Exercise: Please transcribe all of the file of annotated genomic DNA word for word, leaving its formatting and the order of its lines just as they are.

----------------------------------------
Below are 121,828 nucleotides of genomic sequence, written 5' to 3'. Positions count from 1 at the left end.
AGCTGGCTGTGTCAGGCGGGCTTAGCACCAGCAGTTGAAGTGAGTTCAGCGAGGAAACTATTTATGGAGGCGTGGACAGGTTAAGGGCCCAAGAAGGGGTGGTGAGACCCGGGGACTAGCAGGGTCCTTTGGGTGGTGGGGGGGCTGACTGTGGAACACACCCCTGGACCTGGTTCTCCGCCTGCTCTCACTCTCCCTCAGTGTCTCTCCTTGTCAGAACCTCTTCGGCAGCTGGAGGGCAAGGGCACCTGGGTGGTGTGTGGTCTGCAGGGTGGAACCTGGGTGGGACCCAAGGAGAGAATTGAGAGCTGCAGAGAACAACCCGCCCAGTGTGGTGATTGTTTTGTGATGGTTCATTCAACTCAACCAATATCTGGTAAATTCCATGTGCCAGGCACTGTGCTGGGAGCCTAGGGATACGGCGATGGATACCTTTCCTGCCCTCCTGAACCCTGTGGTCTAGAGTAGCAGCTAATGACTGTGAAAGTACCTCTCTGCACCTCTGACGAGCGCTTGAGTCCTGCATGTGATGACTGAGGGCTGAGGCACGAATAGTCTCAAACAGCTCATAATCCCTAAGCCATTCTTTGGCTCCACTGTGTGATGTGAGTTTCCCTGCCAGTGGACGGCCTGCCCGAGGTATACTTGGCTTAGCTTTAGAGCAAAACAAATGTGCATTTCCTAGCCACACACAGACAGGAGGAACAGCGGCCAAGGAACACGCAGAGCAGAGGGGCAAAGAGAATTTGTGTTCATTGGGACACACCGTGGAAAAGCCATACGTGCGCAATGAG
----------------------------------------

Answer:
Below are 121,828 nucleotides of genomic sequence, written 5' to 3'. Positions count from 1 at the left end.
AGCTGGCTGTGTCAGGCGGGCTTAGCACCAGCAGTTGAAGTGAGTTCAGCGAGGAAACTATTTATGGAGGCGTGGACAGGTTAAGGGCCCAAGAAGGGGTGGTGAGACCCGGGGACTAGCAGGGTCCTTTGGGTGGTGGGGGGGCTGACTGTGGAACACACCCCTGGACCTGGTTCTCCGCCTGCTCTCACTCTCCCTCAGTGTCTCTCCTTGTCAGAACCTCTTCGGCAGCTGGAGGGCAAGGGCACCTGGGTGGTGTGTGGTCTGCAGGGTGGAACCTGGGTGGGACCCAAGGAGAGAATTGAGAGCTGCAGAGAACAACCCGCCCAGTGTGGTGATTGTTTTGTGATGGTTCATTCAACTCAACCAATATCTGGTAAATTCCATGTGCCAGGCACTGTGCTGGGAGCCTAGGGATACGGCGATGGATACCTTTCCTGCCCTCCTGAACCCTGTGGTCTAGAGTAGCAGCTAATGACTGTGAAAGTACCTCTCTGCACCTCTGACGAGCGCTTGAGTCCTGCATGTGATGACTGAGGGCTGAGGCACGAATAGTCTCAAACAGCTCATAATCCCTAAGCCATTCTTTGGCTCCACTGTGTGATGTGAGTTTCCCTGCCAGTGGACGGCCTGCCCGAGGTATACTTGGCTTAGCTTTAGAGCAAAACAAATGTGCATTTCCTAGCCACACACAGACAGGAGGAACAGCGGCCAAGGAACACGCAGAGCAGAGGGGCAAAGAGAATTTGTGTTCATTGGGACACACCGTGGAAAAGCCATACGTGCGCAATGAG